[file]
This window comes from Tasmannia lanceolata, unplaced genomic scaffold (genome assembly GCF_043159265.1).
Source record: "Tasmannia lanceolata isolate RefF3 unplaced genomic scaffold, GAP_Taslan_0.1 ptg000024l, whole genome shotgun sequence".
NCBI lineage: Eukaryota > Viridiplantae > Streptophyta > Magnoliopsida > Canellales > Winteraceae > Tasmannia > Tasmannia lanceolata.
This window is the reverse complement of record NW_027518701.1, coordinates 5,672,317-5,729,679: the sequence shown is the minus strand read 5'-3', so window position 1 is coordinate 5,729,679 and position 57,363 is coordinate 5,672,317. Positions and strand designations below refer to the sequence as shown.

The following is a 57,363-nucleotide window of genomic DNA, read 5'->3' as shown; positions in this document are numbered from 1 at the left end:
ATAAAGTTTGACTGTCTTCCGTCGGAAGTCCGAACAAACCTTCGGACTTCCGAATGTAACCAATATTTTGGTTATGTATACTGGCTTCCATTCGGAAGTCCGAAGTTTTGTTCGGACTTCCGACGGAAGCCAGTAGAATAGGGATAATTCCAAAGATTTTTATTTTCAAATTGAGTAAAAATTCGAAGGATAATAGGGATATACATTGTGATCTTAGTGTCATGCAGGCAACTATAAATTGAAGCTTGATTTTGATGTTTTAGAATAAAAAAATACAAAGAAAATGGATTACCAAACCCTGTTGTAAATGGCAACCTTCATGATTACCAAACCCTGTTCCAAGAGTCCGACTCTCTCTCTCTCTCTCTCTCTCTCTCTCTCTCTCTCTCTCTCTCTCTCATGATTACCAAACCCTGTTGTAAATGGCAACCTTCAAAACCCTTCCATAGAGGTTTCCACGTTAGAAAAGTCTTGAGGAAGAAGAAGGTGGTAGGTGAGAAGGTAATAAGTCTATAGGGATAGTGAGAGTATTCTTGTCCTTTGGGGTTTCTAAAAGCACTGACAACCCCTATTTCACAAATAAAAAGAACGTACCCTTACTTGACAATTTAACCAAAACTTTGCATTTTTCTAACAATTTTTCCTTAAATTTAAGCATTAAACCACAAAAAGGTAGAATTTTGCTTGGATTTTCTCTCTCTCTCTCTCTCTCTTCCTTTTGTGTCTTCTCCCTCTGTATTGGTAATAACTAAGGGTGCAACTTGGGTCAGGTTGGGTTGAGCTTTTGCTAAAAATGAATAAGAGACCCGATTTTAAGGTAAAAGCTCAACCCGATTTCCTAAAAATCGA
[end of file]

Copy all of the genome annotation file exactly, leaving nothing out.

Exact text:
This window comes from Tasmannia lanceolata, unplaced genomic scaffold (genome assembly GCF_043159265.1).
Source record: "Tasmannia lanceolata isolate RefF3 unplaced genomic scaffold, GAP_Taslan_0.1 ptg000024l, whole genome shotgun sequence".
NCBI lineage: Eukaryota > Viridiplantae > Streptophyta > Magnoliopsida > Canellales > Winteraceae > Tasmannia > Tasmannia lanceolata.
This window is the reverse complement of record NW_027518701.1, coordinates 5,672,317-5,729,679: the sequence shown is the minus strand read 5'-3', so window position 1 is coordinate 5,729,679 and position 57,363 is coordinate 5,672,317. Positions and strand designations below refer to the sequence as shown.

The following is a 57,363-nucleotide window of genomic DNA, read 5'->3' as shown; positions in this document are numbered from 1 at the left end:
ATAAAGTTTGACTGTCTTCCGTCGGAAGTCCGAACAAACCTTCGGACTTCCGAATGTAACCAATATTTTGGTTATGTATACTGGCTTCCATTCGGAAGTCCGAAGTTTTGTTCGGACTTCCGACGGAAGCCAGTAGAATAGGGATAATTCCAAAGATTTTTATTTTCAAATTGAGTAAAAATTCGAAGGATAATAGGGATATACATTGTGATCTTAGTGTCATGCAGGCAACTATAAATTGAAGCTTGATTTTGATGTTTTAGAATAAAAAAATACAAAGAAAATGGATTACCAAACCCTGTTGTAAATGGCAACCTTCATGATTACCAAACCCTGTTCCAAGAGTCCGACTCTCTCTCTCTCTCTCTCTCTCTCTCTCTCTCTCTCTCTCTCTCTCTCATGATTACCAAACCCTGTTGTAAATGGCAACCTTCAAAACCCTTCCATAGAGGTTTCCACGTTAGAAAAGTCTTGAGGAAGAAGAAGGTGGTAGGTGAGAAGGTAATAAGTCTATAGGGATAGTGAGAGTATTCTTGTCCTTTGGGGTTTCTAAAAGCACTGACAACCCCTATTTCACAAATAAAAAGAACGTACCCTTACTTGACAATTTAACCAAAACTTTGCATTTTTCTAACAATTTTTCCTTAAATTTAAGCATTAAACCACAAAAAGGTAGAATTTTGCTTGGATTTTCTCTCTCTCTCTCTCTCTCTTCCTTTTGTGTCTTCTCCCTCTGTATTGGTAATAACTAAGGGTGCAACTTGGGTCAGGTTGGGTTGAGCTTTTGCTAAAAATGAATAAGAGACCCGATTTTAAGGTAAAAGCTCAACCCGATTTCCTAAAAATCGA